As I looked over the waters at Moulmein, I was aware that the Judsons had navigated those same waterways 200 years ago. The fishing nets and boats (minus the motors) would have probably had a hint of familiarity to them. Their hearts would have overflowed with much joy if they could have met the current pastor of the Baptist church which they began two centuries ago. As I walked through the current church building and gazed at Adoniram’s photo and earlier translations of the Burmese Bible and Burmese/English Dictionary, I was much aware that because the Judsons had the courage and faith to follow their calling, the Baptist church had continued to grow and thrive in the community and throughout Myanmar.
A few days later, my heart was deeply moved when I stepped out of our van into the crowds of Baptists who eagerly wanted to have their pictures taken with the foreigners who had arrived for the bicentennial celebration. Our small group of ten North American Baptists represented the Judsons in their eyes. We smiled and hugged our extended Baptist family members who graciously received us in a VIP manner. In the midst of all the excitement, I was aware that we were all there because of the Judsons. I often wonder how all those experiences will change and direct me because I made time to spend ten days in Myanmar.
As I stood to sing the Christmas carols in Maung Maung’s church on the second Sunday of Advent, I recognized the familiar tunes. The different languages of the congregants blended together into a beautiful harmony with the music of the piano, flute and violin. It was a glimpse of heaven that morning. I was so honored to be included in the warmth of this Baptist community so far from home.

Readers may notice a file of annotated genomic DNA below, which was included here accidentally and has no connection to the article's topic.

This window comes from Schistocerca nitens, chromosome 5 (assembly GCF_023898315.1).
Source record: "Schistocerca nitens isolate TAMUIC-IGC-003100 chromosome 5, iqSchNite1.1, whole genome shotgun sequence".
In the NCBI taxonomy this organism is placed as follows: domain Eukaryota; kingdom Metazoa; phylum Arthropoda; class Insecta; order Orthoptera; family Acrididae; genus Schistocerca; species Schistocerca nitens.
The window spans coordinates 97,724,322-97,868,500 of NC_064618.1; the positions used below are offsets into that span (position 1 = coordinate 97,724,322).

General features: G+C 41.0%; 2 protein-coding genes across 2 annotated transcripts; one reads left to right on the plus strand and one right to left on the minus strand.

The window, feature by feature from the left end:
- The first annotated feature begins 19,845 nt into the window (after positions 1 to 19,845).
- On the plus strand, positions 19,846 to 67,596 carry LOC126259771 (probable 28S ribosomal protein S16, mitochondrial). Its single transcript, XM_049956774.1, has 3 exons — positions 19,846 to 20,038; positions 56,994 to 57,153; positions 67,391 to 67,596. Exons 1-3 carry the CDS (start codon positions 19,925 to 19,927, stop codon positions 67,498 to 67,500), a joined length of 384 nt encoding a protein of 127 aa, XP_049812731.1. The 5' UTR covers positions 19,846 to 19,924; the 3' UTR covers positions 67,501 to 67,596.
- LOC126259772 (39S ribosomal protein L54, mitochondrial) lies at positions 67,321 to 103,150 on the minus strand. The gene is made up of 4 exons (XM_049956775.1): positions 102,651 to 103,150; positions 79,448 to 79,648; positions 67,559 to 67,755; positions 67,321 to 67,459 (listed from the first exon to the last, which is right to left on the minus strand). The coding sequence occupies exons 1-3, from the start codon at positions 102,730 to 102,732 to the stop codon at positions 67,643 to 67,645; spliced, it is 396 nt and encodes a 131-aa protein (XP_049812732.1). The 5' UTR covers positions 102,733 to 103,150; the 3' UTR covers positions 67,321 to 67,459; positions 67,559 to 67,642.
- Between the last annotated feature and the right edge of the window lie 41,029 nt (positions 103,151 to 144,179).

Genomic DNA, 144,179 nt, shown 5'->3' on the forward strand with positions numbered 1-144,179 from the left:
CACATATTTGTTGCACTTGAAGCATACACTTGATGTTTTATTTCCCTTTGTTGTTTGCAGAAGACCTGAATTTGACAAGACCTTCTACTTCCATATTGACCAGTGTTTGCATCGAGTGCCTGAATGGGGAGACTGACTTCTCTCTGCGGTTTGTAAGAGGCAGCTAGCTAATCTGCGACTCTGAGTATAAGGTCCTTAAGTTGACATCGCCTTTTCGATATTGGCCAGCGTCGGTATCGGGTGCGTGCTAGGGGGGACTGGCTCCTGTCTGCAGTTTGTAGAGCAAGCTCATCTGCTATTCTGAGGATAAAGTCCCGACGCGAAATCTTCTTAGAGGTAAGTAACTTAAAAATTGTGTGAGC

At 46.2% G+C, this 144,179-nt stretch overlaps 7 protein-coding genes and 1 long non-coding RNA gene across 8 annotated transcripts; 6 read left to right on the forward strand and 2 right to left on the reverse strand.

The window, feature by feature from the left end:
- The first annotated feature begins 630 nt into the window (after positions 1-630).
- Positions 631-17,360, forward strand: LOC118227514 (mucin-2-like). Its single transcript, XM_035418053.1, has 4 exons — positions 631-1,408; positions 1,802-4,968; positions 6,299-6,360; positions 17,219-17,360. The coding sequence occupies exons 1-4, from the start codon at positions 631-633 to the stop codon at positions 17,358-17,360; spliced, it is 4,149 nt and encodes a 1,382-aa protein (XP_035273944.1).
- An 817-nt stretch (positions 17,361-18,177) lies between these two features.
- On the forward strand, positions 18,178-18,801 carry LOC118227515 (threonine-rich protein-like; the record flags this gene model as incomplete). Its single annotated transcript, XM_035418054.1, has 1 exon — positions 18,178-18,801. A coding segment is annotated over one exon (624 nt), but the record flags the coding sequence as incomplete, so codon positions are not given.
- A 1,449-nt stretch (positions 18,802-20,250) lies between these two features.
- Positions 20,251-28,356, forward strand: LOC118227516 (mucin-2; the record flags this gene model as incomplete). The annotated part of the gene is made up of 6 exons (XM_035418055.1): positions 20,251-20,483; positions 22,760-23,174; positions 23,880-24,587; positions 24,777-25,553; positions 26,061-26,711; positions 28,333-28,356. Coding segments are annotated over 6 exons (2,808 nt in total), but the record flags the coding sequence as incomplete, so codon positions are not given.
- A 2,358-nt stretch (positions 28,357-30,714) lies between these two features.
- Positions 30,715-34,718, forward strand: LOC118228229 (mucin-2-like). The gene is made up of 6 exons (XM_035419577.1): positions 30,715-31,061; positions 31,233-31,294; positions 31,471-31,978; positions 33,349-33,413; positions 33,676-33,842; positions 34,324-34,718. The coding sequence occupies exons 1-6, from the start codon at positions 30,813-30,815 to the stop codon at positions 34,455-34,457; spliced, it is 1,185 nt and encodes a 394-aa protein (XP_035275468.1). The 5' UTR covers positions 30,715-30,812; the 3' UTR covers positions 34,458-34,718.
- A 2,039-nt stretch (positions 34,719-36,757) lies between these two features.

Rev. Angela Lowe, BCC
Coordinator of Chaplain Services
Lawrence Memorial Hospital
“The vocation of the “pastor-theologian” is one that appeals deeply to my personal sense of calling. I have never felt particularly gifted as a “shepherd pastor,” or a “CEO pastor,” but have always had an abiding spiritual curiosity that has led me to seek God both intellectually and in community. Working on a Master of Arts in Theological Studies degree at Central gave me the valuable freedom to explore theology and biblical studies more deeply than I could have imagined. I not only learned how to conduct research in my field of New Testament studies, but I learned how to better form my own questions in search of answers. Central helped me to realize my own vision of making biblical scholarship accessible to the local parish, a vision that I hope to carry well into my future.”